The Internet offers a wide variety of social media sites and applications, hundreds of thousands of websites with personal profiles and photographs, online beauty contests, dating service websites, and sites dedicated to hobbies and sports. This wealth of information can be misused by people who cyberstalk. They can potentially amass a lot of information about the target of their unwanted attentions. Note that income, education, urban or rural setting makes no difference on who a cyberstalker will select.
b. Tracking the Victim
The Internet provides instant access to addresses, maps, telephone directories, and school websites. Many cyberstalkers create detailed lists of their victim’s activities each day of the week. This enhances the victims' fear that the cyberstalker will find them offline.
c. Disappearing without a Trace.
A cyberstalker whose identity is known can be cautioned by a restraining order or a visit from police. But a cyberstalker who uses the Internet only to mask his or her identity can be difficult to trace.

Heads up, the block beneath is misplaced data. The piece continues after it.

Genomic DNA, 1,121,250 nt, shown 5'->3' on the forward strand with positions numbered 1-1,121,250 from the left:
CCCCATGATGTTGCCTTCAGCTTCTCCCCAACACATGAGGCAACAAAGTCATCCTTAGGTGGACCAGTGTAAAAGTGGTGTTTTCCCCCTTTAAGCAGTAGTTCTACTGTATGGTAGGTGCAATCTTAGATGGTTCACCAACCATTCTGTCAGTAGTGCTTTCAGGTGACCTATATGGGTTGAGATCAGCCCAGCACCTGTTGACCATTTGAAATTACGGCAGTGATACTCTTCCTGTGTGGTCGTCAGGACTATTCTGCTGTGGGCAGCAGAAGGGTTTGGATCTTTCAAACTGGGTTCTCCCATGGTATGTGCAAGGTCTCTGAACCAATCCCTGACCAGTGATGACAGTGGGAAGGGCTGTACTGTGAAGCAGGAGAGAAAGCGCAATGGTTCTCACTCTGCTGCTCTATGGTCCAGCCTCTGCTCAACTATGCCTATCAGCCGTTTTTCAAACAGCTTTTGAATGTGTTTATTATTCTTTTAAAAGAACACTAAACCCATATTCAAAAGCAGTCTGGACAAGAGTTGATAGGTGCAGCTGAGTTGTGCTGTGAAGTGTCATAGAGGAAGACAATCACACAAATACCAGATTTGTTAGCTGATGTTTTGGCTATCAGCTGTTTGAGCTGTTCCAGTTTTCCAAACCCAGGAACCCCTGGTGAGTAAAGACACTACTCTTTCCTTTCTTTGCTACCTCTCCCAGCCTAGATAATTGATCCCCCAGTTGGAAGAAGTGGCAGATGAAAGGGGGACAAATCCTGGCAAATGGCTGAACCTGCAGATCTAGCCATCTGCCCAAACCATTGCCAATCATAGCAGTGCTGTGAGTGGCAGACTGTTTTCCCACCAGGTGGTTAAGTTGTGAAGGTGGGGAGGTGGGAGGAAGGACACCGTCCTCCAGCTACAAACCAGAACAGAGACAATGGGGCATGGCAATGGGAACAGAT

Cyberstalking and the Law
The Criminal Code of Canada makes reference to stalking as criminal harassment. It states that no person shall engage in repeated conduct (such as following, stalking, engaging in unwanted direct or indirect communication, or engaging in threatening behaviour) that causes the victim to fear for their safety or the safety of people known to them. These actions are all punishable by law. The victim’s fear for their safety must be reasonable. Most forms of online harassment do not qualify as criminal harassment.
When online harassment rises to the level of cyberstalking, children must confide in their parents/guardians, a teacher or a police officer. Adults are best situated to take the next step, which may be reporting the behaviour to their Internet Service Provider, the school board, the local police or the RCMP.
The production, distribution and possession of child pornography via the Internet causes a range of harm to children. Most child pornography is a recording, in photos or videos, of a child’s offline sexual abuse. The most direct harm is suffered by the child pictured in the image, as the sexual use of that image is a repeated and grave violation of that child’s rights. Most directly it repeatedly subjects the child pictured in the image to sexual abuse, violating his or her rights to bodily integrity, human dignity and privacy.